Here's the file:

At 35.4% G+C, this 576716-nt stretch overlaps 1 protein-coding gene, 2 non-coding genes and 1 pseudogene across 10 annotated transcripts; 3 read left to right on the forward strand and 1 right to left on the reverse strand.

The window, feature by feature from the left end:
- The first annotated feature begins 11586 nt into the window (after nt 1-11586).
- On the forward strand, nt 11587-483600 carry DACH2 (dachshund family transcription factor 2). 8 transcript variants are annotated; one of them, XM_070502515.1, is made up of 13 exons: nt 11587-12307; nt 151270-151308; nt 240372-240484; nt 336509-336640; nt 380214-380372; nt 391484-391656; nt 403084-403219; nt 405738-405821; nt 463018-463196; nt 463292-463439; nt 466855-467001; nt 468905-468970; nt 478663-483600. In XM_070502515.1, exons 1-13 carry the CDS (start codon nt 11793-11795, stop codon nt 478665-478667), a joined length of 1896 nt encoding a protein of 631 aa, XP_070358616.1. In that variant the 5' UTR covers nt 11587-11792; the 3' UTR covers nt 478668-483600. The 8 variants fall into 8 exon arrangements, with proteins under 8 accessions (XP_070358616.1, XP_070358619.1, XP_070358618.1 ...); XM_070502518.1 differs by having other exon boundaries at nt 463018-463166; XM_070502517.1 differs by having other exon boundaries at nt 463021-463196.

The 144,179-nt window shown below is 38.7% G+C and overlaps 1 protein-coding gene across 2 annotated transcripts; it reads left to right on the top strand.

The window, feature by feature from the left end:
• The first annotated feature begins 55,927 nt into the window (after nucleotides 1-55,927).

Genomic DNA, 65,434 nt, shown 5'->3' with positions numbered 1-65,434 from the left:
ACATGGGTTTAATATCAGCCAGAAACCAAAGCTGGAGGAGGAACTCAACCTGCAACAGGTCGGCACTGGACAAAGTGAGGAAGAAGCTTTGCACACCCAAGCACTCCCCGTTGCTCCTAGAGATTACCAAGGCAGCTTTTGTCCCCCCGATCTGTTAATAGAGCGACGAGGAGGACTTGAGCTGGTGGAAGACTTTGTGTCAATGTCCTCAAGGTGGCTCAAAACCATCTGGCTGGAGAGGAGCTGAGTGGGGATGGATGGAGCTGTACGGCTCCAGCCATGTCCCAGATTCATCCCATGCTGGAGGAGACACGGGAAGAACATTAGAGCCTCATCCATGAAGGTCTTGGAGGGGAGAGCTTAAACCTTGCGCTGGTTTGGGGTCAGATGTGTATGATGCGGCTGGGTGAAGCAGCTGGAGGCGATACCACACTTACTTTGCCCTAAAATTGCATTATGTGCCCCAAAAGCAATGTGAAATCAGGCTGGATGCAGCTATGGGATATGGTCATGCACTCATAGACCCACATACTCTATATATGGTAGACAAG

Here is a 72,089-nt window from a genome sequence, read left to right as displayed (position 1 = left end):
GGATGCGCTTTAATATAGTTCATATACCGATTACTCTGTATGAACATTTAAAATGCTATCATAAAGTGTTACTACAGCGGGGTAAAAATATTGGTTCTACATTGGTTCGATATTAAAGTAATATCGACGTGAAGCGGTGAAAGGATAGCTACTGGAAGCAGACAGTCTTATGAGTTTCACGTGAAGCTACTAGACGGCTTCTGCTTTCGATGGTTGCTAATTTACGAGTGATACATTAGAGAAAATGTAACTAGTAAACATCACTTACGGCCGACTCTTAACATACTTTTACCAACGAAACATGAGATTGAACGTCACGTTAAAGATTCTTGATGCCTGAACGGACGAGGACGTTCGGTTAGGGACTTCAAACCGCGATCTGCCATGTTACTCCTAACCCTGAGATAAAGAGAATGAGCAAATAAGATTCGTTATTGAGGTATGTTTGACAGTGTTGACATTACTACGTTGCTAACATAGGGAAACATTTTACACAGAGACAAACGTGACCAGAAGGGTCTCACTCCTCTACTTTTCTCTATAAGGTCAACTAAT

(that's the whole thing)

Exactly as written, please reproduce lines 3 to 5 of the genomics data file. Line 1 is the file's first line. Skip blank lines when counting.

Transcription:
- The first annotated feature begins 11586 nt into the window (after nt 1-11586).
- On the forward strand, nt 11587-483600 carry DACH2 (dachshund family transcription factor 2). 8 transcript variants are annotated; one of them, XM_070502515.1, is made up of 13 exons: nt 11587-12307; nt 151270-151308; nt 240372-240484; nt 336509-336640; nt 380214-380372; nt 391484-391656; nt 403084-403219; nt 405738-405821; nt 463018-463196; nt 463292-463439; nt 466855-467001; nt 468905-468970; nt 478663-483600. In XM_070502515.1, exons 1-13 carry the CDS (start codon nt 11793-11795, stop codon nt 478665-478667), a joined length of 1896 nt encoding a protein of 631 aa, XP_070358616.1. In that variant the 5' UTR covers nt 11587-11792; the 3' UTR covers nt 478668-483600. The 8 variants fall into 8 exon arrangements, with proteins under 8 accessions (XP_070358616.1, XP_070358619.1, XP_070358618.1 ...); XM_070502518.1 differs by having other exon boundaries at nt 463018-463166; XM_070502517.1 differs by having other exon boundaries at nt 463021-463196.

The 144,179-nt window shown below is 38.7% G+C and overlaps 1 protein-coding gene across 2 annotated transcripts; it reads left to right on the top strand.